Everything You Need to Know about Wrongful Dismissal

Everything You Need to Know About Wrongful Dismissal

How to identify and take action against wrongful dismissal

Losing your job without any notice, reason, or proper compensation can have a significant impact on your life and finances. In Ontario, there are laws in place to protect employee rights and to help ensure job security. Unfortunately, wrongful dismissals are not uncommon, and many individuals don’t realize when it happens. It’s crucial to know your rights and how to identify a wrongful dismissal so that you can take appropriate action and receive the compensation you deserve.

What is wrongful dismissal?

When an employer intends to end your employment without cause, they must provide you with a notice of termination or payment when there’s no notice. When an employer fails to provide you with either notice or compensation, you may be facing a wrongful dismissal. You are not owed notice or compensation if you are dismissed from your job with cause – meaning, you were terminated due to your own willful misconduct.

How much notice is required?

Laws in Ontario require most employers to provide at least one week’s notice for every year an employee has worked – up to eight weeks. For example, if you’ve worked somewhere for five years, you are owed a minimum of five weeks’ notice. Your employer may require you to continue working during this notice period, or they can dismiss you immediately and pay you for the five weeks’ worth of income. There are some exceptions to the minimum notice period. You may have a more extended notice period outlined in your employment contract, or you may be entitled to ‘common law notice.’

Common law vs. statutory notice

As outlined in the Ontario Employment Standards Act (ESA), statutory notice pertains to the bare minimum amount of notice that every non-unionized employee is entitled to (one to eight weeks). Notice under the ESA is solely determined by years of service. You are entitled to statutory notice if you have worked at your place of employment for a minimum of three consecutive months. Additionally, employees are entitled to their full notice period or pay in place of notice regardless of whether they find a new job during that time.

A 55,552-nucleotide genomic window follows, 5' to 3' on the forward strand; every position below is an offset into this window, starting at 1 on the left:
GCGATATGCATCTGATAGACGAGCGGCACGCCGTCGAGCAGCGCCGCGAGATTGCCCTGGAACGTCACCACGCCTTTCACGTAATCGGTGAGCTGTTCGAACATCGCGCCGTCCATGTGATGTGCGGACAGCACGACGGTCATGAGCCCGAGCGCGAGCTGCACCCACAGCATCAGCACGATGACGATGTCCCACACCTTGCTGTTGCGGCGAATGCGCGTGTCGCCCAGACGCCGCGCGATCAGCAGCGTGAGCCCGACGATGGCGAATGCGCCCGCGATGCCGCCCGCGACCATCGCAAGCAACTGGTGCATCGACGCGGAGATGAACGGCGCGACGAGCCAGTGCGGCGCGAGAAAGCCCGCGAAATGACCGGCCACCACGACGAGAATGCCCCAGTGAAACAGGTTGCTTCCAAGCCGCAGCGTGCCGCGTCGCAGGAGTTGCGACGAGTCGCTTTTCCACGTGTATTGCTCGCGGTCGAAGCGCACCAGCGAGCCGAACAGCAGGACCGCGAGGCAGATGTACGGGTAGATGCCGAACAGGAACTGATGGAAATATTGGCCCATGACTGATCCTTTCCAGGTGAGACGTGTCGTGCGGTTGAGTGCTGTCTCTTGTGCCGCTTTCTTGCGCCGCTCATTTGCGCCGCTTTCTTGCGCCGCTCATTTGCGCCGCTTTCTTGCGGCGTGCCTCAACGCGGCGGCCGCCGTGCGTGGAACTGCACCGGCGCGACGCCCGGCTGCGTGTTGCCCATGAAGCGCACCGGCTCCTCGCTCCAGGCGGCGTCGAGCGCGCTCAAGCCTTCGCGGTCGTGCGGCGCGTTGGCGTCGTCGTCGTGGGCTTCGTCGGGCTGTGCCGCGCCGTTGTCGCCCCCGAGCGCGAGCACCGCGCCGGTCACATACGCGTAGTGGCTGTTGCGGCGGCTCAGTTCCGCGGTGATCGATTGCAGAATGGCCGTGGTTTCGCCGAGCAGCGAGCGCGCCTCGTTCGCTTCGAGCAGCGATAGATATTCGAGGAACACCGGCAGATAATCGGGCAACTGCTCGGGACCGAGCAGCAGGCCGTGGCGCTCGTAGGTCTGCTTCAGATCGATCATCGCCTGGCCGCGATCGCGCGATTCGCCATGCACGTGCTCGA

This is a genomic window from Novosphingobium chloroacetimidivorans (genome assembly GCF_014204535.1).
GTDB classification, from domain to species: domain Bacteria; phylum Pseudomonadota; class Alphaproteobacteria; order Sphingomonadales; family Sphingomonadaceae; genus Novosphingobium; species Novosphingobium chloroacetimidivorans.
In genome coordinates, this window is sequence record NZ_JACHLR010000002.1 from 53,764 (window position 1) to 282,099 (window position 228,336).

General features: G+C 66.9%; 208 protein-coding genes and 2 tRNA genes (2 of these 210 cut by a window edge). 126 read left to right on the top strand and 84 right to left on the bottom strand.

Common law notice is a significantly greater entitlement (up to 24 months). Common law notice is determined based on the time it may take the terminated employee to find new employment, based on the employee’s unique circumstances. Unique determining factors include:

  • The employees’ age.
  • Length of service.
  • Availability of similar jobs in the same market.
  • The character of their employment.

Generally, most employees are entitled to approximately one month of notice for every year of service. However, common law is subject to mitigation. An employee’s duty to mitigate applies when they find new employment before the end of the notice period. Once alternate work is found, the employee is no longer entitled to compensation or the remaining time in their notice period. Employees given common law notice must keep up-to-date documentation of their job search efforts.